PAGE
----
Lecture 1 will offer a tour of the wide range of historical sources that lend themselves to network analysis, and list principles of source criticism that are important to keep in mind when using each type of source
Lecture 2 will offer practical advice for the building of network data that stays as true to the source as possible and offers the best potential for network analysis (this lecture could be subtitled „against data cleaning“)
Most of the workshop will be devoted to a collective discussion based on a few examples of sources: the participants will collectively decide which kinds of ties between which kinds of nodes could be extracted from those sources, and how best to do it
If some registered participants would like a few pages from one of their sources to be one of the materials used in the collective discussion, they should send the sample pages to Claire Lemercier on 23 June at the latest. The source can be in any language but, for languages other than modern English, French, German, Spanish, or Italian, the participant should also send a short explanation of the contents.
As another optional preparation, participants are invited to consult the following texts:
For Lecture 1: Claire Lemercier, „Historical and archaeological network data„, in Tom Brughmans, Barbara J. Mills, Jessica L. Munson et Matthew A. Peeples (eds.), Oxford Handbook of Archaeological Network Research, Oxford, Oxford University Press, forthcoming (2021).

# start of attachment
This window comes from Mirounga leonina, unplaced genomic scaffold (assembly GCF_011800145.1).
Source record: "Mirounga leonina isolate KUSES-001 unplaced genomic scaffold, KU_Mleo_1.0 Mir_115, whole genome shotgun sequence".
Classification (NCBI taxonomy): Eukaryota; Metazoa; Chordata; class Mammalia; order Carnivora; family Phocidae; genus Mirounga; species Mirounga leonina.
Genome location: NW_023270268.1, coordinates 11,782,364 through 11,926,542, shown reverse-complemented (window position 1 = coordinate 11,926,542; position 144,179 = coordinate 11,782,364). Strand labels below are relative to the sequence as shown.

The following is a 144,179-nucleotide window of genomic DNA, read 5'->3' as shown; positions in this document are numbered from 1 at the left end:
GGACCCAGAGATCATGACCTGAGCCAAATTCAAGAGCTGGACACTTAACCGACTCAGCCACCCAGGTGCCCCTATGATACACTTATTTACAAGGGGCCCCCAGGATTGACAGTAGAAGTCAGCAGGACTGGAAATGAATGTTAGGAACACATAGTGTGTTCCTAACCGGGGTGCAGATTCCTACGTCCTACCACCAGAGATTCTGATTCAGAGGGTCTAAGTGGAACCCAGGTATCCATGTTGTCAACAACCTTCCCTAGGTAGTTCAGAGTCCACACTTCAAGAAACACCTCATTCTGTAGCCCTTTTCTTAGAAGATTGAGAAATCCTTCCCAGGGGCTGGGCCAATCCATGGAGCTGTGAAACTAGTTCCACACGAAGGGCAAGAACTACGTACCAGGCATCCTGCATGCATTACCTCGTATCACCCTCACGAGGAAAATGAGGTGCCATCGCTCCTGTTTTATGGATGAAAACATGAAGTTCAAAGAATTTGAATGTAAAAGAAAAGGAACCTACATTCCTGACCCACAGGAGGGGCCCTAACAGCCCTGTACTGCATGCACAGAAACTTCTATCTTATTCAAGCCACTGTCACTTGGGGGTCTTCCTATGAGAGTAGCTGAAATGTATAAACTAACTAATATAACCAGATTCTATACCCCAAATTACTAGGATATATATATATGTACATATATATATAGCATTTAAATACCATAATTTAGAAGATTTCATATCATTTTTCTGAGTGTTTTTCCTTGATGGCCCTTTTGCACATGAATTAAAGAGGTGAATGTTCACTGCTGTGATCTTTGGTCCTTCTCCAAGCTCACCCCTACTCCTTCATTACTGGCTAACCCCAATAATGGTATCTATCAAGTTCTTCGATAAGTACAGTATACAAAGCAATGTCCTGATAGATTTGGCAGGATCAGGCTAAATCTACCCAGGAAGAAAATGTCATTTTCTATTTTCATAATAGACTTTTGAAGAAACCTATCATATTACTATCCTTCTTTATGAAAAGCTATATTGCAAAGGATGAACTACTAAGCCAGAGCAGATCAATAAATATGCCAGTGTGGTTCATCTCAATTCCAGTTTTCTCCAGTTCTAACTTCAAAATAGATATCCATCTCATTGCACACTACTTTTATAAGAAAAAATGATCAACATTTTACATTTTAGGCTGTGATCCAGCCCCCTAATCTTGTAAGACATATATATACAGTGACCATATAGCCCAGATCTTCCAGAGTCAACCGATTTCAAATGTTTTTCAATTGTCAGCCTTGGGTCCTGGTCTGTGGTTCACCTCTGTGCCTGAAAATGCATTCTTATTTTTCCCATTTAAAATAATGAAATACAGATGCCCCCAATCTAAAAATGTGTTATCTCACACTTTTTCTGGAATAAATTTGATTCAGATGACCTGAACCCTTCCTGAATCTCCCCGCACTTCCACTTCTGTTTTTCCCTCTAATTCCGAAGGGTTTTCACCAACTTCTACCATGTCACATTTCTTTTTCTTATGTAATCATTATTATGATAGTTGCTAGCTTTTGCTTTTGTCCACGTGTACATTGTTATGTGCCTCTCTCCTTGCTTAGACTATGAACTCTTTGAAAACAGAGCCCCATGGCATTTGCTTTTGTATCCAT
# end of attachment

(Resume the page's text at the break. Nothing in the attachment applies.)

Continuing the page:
For Lecture 2: Marten Düring, „From Hermeneutics to Data to Networks: Data Extraction and Network Visualization of Historical Sources,“ The Programming Historian 4 (2015).
Introduction to Social Network Analysis: Basics and Historical Specificities
This workshop, intended for a beginner audience, proposes to review the main concepts of social network analysis (terminology, visual analysis, centrality measures, communities, etc.) while highlighting the challenges that arise when analyzing relational historical objects.
After an introduction to the basics of network analysis, we will provide an overview of the application of these methods in the historical sciences: there is no single way to extract a network from historical sources and this has implications for the types of analysis that can be done, sometimes creating biases that we must be aware of. And what is generally the status of network analysis in such research, is it a heuristic tool or just an illustration?
We will then look at the question of „translating“ the concepts and results of network analysis into a historical research. For example: how should betweenness centrality be interpreted? should community detection be used? can I trust the clusters that appear in the visual analysis?
To conclude, we will propose some reflections on the main difficulties of historical network analysis, between temporality analysis and multilevel system modeling.